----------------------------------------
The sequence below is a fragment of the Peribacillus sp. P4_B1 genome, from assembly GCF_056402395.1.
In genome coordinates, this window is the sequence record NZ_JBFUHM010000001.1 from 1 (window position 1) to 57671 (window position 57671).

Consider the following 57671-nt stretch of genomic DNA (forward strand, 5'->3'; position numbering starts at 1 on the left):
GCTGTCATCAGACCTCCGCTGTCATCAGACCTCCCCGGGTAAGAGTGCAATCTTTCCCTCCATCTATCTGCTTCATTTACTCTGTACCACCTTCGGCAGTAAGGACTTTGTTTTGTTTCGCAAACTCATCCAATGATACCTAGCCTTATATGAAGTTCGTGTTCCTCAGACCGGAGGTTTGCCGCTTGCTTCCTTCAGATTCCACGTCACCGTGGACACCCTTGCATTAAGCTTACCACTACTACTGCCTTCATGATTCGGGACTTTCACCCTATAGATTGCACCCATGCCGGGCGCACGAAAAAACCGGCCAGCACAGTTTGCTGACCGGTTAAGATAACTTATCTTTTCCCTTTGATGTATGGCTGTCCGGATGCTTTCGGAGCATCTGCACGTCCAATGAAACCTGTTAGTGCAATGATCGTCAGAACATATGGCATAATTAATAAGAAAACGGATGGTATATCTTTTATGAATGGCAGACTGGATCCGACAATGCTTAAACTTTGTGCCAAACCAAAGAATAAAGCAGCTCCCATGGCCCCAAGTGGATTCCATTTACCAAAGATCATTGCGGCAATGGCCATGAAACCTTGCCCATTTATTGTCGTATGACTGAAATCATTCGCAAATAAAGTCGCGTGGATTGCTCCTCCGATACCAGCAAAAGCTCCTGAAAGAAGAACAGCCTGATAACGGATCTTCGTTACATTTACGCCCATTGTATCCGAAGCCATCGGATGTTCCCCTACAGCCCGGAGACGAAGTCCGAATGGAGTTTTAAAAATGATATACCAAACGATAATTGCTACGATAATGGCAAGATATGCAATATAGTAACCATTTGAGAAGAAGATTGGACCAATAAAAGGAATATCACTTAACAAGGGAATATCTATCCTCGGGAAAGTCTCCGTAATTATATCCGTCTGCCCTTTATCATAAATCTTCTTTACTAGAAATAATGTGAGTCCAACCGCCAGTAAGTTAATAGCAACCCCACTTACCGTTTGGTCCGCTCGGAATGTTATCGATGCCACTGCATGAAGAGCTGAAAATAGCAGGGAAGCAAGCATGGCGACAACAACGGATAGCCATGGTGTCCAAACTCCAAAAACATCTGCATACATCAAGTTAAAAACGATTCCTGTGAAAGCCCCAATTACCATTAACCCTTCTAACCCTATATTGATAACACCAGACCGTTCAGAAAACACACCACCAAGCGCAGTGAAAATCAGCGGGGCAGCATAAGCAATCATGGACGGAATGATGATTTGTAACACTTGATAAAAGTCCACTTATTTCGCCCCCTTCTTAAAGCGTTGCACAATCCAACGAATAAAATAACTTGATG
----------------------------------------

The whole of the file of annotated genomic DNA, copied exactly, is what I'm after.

The sequence below is a fragment of the Peribacillus sp. P4_B1 genome, from assembly GCF_056402395.1.
In genome coordinates, this window is the sequence record NZ_JBFUHM010000001.1 from 1 (window position 1) to 57671 (window position 57671).

Consider the following 57671-nt stretch of genomic DNA (forward strand, 5'->3'; position numbering starts at 1 on the left):
GCTGTCATCAGACCTCCGCTGTCATCAGACCTCCCCGGGTAAGAGTGCAATCTTTCCCTCCATCTATCTGCTTCATTTACTCTGTACCACCTTCGGCAGTAAGGACTTTGTTTTGTTTCGCAAACTCATCCAATGATACCTAGCCTTATATGAAGTTCGTGTTCCTCAGACCGGAGGTTTGCCGCTTGCTTCCTTCAGATTCCACGTCACCGTGGACACCCTTGCATTAAGCTTACCACTACTACTGCCTTCATGATTCGGGACTTTCACCCTATAGATTGCACCCATGCCGGGCGCACGAAAAAACCGGCCAGCACAGTTTGCTGACCGGTTAAGATAACTTATCTTTTCCCTTTGATGTATGGCTGTCCGGATGCTTTCGGAGCATCTGCACGTCCAATGAAACCTGTTAGTGCAATGATCGTCAGAACATATGGCATAATTAATAAGAAAACGGATGGTATATCTTTTATGAATGGCAGACTGGATCCGACAATGCTTAAACTTTGTGCCAAACCAAAGAATAAAGCAGCTCCCATGGCCCCAAGTGGATTCCATTTACCAAAGATCATTGCGGCAATGGCCATGAAACCTTGCCCATTTATTGTCGTATGACTGAAATCATTCGCAAATAAAGTCGCGTGGATTGCTCCTCCGATACCAGCAAAAGCTCCTGAAAGAAGAACAGCCTGATAACGGATCTTCGTTACATTTACGCCCATTGTATCCGAAGCCATCGGATGTTCCCCTACAGCCCGGAGACGAAGTCCGAATGGAGTTTTAAAAATGATATACCAAACGATAATTGCTACGATAATGGCAAGATATGCAATATAGTAACCATTTGAGAAGAAGATTGGACCAATAAAAGGAATATCACTTAACAAGGGAATATCTATCCTCGGGAAAGTCTCCGTAATTATATCCGTCTGCCCTTTATCATAAATCTTCTTTACTAGAAATAATGTGAGTCCAACCGCCAGTAAGTTAATAGCAACCCCACTTACCGTTTGGTCCGCTCGGAATGTTATCGATGCCACTGCATGAAGAGCTGAAAATAGCAGGGAAGCAAGCATGGCGACAACAACGGATAGCCATGGTGTCCAAACTCCAAAAACATCTGCATACATCAAGTTAAAAACGATTCCTGTGAAAGCCCCAATTACCATTAACCCTTCTAACCCTATATTGATAACACCAGACCGTTCAGAAAACACACCACCAAGCGCAGTGAAAATCAGCGGGGCAGCATAAGCAATCATGGACGGAATGATGATTTGTAACACTTGATAAAAGTCCACTTATTTCGCCCCCTTCTTAAAGCGTTGCACAATCCAACGAATAAAATAACTTGATG